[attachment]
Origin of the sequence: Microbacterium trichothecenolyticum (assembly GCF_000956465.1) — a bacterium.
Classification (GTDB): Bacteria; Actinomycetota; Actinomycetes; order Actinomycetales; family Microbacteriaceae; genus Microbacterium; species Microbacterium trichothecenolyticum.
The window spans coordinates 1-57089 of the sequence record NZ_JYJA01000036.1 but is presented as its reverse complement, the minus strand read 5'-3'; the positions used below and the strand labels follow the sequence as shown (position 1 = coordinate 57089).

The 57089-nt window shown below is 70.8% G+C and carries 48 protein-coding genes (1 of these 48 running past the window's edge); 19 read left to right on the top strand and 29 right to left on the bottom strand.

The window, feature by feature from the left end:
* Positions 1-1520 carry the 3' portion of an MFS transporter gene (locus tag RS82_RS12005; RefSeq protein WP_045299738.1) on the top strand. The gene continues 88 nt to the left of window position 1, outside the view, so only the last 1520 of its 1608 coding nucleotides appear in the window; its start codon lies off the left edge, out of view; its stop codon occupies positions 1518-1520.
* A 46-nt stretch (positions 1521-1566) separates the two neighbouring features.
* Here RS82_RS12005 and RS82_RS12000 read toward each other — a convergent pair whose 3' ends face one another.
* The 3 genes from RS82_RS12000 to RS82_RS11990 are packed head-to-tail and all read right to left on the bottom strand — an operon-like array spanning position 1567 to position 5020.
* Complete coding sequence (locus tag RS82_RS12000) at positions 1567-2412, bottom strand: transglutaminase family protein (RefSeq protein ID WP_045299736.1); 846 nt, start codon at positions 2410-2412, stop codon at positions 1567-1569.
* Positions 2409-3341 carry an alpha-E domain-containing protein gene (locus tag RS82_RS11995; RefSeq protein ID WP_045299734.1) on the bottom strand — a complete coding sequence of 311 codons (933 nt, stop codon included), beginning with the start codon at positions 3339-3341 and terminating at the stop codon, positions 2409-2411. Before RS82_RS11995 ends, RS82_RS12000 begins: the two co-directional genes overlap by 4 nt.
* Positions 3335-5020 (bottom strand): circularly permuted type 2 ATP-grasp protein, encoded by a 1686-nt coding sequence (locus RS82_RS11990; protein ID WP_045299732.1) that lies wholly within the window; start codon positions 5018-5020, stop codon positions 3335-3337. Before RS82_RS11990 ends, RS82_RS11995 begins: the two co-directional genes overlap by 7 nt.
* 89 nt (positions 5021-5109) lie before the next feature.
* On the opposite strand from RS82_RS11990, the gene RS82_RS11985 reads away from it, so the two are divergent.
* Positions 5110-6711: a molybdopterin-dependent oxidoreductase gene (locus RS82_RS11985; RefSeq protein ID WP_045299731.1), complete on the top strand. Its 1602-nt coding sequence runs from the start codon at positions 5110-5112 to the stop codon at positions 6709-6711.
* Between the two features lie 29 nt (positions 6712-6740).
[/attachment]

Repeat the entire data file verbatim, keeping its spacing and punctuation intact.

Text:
Origin of the sequence: Microbacterium trichothecenolyticum (assembly GCF_000956465.1) — a bacterium.
Classification (GTDB): Bacteria; Actinomycetota; Actinomycetes; order Actinomycetales; family Microbacteriaceae; genus Microbacterium; species Microbacterium trichothecenolyticum.
The window spans coordinates 1-57089 of the sequence record NZ_JYJA01000036.1 but is presented as its reverse complement, the minus strand read 5'-3'; the positions used below and the strand labels follow the sequence as shown (position 1 = coordinate 57089).

The 57089-nt window shown below is 70.8% G+C and carries 48 protein-coding genes (1 of these 48 running past the window's edge); 19 read left to right on the top strand and 29 right to left on the bottom strand.

The window, feature by feature from the left end:
* Positions 1-1520 carry the 3' portion of an MFS transporter gene (locus tag RS82_RS12005; RefSeq protein WP_045299738.1) on the top strand. The gene continues 88 nt to the left of window position 1, outside the view, so only the last 1520 of its 1608 coding nucleotides appear in the window; its start codon lies off the left edge, out of view; its stop codon occupies positions 1518-1520.
* A 46-nt stretch (positions 1521-1566) separates the two neighbouring features.
* Here RS82_RS12005 and RS82_RS12000 read toward each other — a convergent pair whose 3' ends face one another.
* The 3 genes from RS82_RS12000 to RS82_RS11990 are packed head-to-tail and all read right to left on the bottom strand — an operon-like array spanning position 1567 to position 5020.
* Complete coding sequence (locus tag RS82_RS12000) at positions 1567-2412, bottom strand: transglutaminase family protein (RefSeq protein ID WP_045299736.1); 846 nt, start codon at positions 2410-2412, stop codon at positions 1567-1569.
* Positions 2409-3341 carry an alpha-E domain-containing protein gene (locus tag RS82_RS11995; RefSeq protein ID WP_045299734.1) on the bottom strand — a complete coding sequence of 311 codons (933 nt, stop codon included), beginning with the start codon at positions 3339-3341 and terminating at the stop codon, positions 2409-2411. Before RS82_RS11995 ends, RS82_RS12000 begins: the two co-directional genes overlap by 4 nt.
* Positions 3335-5020 (bottom strand): circularly permuted type 2 ATP-grasp protein, encoded by a 1686-nt coding sequence (locus RS82_RS11990; protein ID WP_045299732.1) that lies wholly within the window; start codon positions 5018-5020, stop codon positions 3335-3337. Before RS82_RS11990 ends, RS82_RS11995 begins: the two co-directional genes overlap by 7 nt.
* 89 nt (positions 5021-5109) lie before the next feature.
* On the opposite strand from RS82_RS11990, the gene RS82_RS11985 reads away from it, so the two are divergent.
* Positions 5110-6711: a molybdopterin-dependent oxidoreductase gene (locus RS82_RS11985; RefSeq protein ID WP_045299731.1), complete on the top strand. Its 1602-nt coding sequence runs from the start codon at positions 5110-5112 to the stop codon at positions 6709-6711.
* Between the two features lie 29 nt (positions 6712-6740).